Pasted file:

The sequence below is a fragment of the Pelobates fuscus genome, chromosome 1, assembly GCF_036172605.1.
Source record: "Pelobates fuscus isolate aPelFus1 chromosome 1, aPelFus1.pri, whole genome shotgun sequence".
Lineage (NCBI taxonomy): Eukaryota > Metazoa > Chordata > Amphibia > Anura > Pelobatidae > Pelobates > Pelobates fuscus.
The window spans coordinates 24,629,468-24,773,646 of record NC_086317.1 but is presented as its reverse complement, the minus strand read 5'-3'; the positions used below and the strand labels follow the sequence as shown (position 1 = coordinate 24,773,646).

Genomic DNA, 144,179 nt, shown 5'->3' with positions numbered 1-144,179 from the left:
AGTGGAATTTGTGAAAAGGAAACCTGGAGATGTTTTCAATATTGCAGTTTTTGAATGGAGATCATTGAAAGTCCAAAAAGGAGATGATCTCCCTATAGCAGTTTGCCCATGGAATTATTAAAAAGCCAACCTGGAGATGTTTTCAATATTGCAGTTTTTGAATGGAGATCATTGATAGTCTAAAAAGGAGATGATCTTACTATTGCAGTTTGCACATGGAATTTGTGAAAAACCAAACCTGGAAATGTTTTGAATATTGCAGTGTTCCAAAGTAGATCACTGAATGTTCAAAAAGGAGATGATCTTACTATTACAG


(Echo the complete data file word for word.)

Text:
The sequence below is a fragment of the Pelobates fuscus genome, chromosome 1, assembly GCF_036172605.1.
Source record: "Pelobates fuscus isolate aPelFus1 chromosome 1, aPelFus1.pri, whole genome shotgun sequence".
Lineage (NCBI taxonomy): Eukaryota > Metazoa > Chordata > Amphibia > Anura > Pelobatidae > Pelobates > Pelobates fuscus.
The window spans coordinates 24,629,468-24,773,646 of record NC_086317.1 but is presented as its reverse complement, the minus strand read 5'-3'; the positions used below and the strand labels follow the sequence as shown (position 1 = coordinate 24,773,646).

Genomic DNA, 144,179 nt, shown 5'->3' with positions numbered 1-144,179 from the left:
AGTGGAATTTGTGAAAAGGAAACCTGGAGATGTTTTCAATATTGCAGTTTTTGAATGGAGATCATTGAAAGTCCAAAAAGGAGATGATCTCCCTATAGCAGTTTGCCCATGGAATTATTAAAAAGCCAACCTGGAGATGTTTTCAATATTGCAGTTTTTGAATGGAGATCATTGATAGTCTAAAAAGGAGATGATCTTACTATTGCAGTTTGCACATGGAATTTGTGAAAAACCAAACCTGGAAATGTTTTGAATATTGCAGTGTTCCAAAGTAGATCACTGAATGTTCAAAAAGGAGATGATCTTACTATTACAG